Why am I excited? Because with ample evidence, we can tackle systemic issues that underline some of our most pressing problems. Case in point, healthcare in the United States. It’s in shambles and the pandemic brought all of it to light. We have decades-worth of rich data on: barriers to entry, prohibitive costs, stories of heartache, personal debt, insurance claims, malpractice, etc. to finally say, the system is broken and we need to fix it.
What is one habit of yours that makes you more productive as an entrepreneur?
Bold visions. I’m more interested in how to change systems to improve the quality of life for those less fortunate than I am about what I’m having for lunch. In order to capture and process bold visions, I have to engage with new ways of thinking, doing and being. I have three mentors, read tons of articles, and journal constantly. The combination of these helps me to think big.
What advice would you give your younger self?
“You’re exactly where you need to be.” Each heartache, failure, slip, and fall comes with new learning, but I have to go through the fire to come out a phoenix.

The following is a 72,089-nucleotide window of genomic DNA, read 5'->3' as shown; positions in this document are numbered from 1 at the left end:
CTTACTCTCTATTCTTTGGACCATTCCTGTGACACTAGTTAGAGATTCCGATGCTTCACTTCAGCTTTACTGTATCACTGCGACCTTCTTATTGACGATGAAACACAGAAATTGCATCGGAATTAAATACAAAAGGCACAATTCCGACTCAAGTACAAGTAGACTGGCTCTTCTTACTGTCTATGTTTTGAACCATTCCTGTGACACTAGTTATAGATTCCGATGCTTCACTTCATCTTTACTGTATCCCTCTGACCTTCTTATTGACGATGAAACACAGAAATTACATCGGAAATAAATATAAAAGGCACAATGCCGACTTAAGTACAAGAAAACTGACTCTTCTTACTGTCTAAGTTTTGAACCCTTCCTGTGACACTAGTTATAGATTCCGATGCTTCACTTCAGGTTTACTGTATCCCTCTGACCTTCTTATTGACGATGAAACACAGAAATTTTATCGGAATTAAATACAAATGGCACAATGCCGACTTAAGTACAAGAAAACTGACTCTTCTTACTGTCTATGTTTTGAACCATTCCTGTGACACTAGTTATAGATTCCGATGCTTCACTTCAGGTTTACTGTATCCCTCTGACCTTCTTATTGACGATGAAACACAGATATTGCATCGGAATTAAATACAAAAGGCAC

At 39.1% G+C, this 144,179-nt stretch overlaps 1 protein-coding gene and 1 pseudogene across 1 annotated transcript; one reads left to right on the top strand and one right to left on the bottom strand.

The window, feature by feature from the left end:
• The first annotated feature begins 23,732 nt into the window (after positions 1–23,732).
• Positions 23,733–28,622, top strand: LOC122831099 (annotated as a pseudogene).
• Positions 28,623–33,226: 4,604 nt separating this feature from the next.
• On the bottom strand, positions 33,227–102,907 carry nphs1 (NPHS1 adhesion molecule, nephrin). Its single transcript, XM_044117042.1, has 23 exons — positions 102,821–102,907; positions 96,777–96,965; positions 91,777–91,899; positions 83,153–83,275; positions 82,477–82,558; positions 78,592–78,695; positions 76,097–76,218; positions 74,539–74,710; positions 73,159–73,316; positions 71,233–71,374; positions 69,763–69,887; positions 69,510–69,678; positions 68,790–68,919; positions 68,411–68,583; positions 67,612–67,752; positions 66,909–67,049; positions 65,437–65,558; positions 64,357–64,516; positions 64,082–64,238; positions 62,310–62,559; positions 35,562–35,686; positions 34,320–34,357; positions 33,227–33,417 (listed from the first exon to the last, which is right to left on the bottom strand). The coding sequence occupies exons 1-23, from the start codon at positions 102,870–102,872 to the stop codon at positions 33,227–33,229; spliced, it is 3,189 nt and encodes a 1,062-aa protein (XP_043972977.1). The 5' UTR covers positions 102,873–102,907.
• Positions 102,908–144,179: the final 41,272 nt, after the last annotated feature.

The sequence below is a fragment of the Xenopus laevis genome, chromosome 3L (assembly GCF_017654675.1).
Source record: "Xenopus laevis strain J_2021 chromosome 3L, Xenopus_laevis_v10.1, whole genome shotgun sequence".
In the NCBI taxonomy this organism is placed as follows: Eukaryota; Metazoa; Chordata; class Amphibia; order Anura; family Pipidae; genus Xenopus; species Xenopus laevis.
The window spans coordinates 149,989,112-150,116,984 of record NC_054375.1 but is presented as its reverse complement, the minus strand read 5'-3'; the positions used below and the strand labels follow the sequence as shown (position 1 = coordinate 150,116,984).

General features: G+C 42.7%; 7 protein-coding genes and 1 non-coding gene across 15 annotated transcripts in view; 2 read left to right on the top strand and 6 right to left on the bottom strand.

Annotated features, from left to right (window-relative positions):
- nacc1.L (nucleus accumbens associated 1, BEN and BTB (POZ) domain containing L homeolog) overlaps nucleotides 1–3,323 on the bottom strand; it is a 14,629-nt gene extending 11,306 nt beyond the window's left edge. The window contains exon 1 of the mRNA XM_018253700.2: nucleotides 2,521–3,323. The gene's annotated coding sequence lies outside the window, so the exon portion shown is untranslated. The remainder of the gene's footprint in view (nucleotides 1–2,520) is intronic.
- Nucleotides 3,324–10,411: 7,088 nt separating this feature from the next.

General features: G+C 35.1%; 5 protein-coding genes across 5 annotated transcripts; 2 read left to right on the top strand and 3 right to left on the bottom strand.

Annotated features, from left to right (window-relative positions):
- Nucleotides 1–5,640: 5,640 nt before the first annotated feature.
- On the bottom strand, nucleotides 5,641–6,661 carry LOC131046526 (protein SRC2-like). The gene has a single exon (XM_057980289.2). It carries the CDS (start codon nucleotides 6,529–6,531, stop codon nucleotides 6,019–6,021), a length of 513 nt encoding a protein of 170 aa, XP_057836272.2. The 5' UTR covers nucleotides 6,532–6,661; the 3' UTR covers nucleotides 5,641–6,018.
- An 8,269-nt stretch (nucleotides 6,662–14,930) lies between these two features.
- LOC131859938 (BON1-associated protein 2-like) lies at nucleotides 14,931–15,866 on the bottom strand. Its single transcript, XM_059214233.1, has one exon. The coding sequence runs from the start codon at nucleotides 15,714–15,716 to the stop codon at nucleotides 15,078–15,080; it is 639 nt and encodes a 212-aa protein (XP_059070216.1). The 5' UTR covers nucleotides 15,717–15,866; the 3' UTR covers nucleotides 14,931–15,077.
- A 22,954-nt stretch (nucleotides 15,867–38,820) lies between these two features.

When I started my first social enterprise, I made many mistakes and those mistakes kept me up at night, to the point of debilitation. I didn’t realize that I had to experience them, live them, and learn from them. Welcome to adulthood. It’s clear as day now that mistakes of yesteryear were the best stepping stones to my growth and evolution as a social entrepreneur.
Tell us something that’s true that almost nobody agrees with you on.
Pickle juice is tasty. I gagged when I first tried it. How could something so healthy have that smell and taste? Then, I realized that I was narrow-minded. The benefits are too numerous to denounce, so my trick was to smile before drinking it. Now I have 3 jars of it in my fridge. Changing my mindset has broadened my perspective on life.
As an entrepreneur, what is the one thing you do over and over and recommend everyone else do?
· Sleep for at least 6.5 hours every day.